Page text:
Our commitment to the poor, the hungry, the outcast, the rejected, the unloved, the unwanted, the hopeless, the sick, the sinner, the beggar, the wasted, the junkie and the murderer is a commitment we make in the illuminating shadow of the Cross. In its wake worlds crash down around it and the God of Jesus Christ tasks us with the work of building up the world. Going into the dark, lonely places, abandoning our lives for all others. With this we wear the shoes of the gospel of peace, bringing it wherever we tred. Bearing good news and hope to any and all. Because we have become convinced of the truth of God and His Son, because we no longer swear allegiance to the Powers that would divide and separate us. We can swear no oath to the systems of governance and restraints that would compell us to fight, to compete, or to steal and destroy.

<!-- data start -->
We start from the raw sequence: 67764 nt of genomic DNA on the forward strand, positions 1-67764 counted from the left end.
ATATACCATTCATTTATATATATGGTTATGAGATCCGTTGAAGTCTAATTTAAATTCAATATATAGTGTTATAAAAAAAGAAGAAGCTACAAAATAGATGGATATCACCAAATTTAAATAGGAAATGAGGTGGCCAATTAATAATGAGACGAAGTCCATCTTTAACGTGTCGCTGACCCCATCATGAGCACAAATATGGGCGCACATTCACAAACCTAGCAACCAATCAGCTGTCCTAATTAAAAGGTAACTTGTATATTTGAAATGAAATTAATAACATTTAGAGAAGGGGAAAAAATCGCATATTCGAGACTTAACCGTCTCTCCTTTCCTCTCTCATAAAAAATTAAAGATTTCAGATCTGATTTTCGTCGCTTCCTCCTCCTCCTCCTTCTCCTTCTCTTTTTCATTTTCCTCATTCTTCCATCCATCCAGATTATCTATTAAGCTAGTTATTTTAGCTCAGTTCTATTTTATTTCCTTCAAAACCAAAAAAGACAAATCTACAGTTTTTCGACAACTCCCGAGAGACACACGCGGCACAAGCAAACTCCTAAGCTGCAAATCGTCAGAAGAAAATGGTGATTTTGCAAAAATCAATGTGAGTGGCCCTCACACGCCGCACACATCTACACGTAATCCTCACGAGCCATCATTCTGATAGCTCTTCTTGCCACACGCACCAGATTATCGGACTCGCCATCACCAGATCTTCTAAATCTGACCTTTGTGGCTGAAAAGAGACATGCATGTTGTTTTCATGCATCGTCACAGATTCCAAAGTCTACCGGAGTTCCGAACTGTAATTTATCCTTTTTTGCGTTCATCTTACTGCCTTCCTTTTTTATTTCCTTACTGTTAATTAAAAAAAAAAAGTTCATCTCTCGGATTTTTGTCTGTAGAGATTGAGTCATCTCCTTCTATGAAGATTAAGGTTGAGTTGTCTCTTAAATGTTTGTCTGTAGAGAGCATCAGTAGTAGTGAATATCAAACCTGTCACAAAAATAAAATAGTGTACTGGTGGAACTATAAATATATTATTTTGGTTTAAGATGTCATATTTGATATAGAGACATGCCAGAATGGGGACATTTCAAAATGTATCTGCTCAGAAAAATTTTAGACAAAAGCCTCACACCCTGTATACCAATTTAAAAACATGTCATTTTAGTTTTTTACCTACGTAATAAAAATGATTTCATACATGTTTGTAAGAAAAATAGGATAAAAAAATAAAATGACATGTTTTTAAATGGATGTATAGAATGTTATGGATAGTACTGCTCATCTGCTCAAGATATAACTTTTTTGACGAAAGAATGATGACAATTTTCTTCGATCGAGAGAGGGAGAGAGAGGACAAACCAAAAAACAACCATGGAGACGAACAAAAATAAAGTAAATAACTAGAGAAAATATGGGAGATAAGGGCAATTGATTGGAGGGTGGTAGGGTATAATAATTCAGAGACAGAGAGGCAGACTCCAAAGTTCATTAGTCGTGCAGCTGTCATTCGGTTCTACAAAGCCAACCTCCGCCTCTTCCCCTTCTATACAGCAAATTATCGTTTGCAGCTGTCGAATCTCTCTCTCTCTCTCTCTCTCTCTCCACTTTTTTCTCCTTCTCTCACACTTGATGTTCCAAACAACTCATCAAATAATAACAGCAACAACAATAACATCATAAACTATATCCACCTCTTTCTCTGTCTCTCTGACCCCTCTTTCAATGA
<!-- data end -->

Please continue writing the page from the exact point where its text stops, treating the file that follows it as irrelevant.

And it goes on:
Romans 13 should never be used the way it has been used. To do so is to abandon all faith and hope in the God and the Gospel of Jesus Christ. To use it to justify the Powers is to once again turn away from the Way of the Cross-Bearer and instead toward the Way of the Cross-Causing. We do not execute, we endure. We do not kill, we are killed. We do not demand retribution, but offer reconciliation. We put away all swords and fists, and extend ourselves to others, to find ourselves in others, to love ourselves in others, to be ourselves in others. We are in the world, not of it.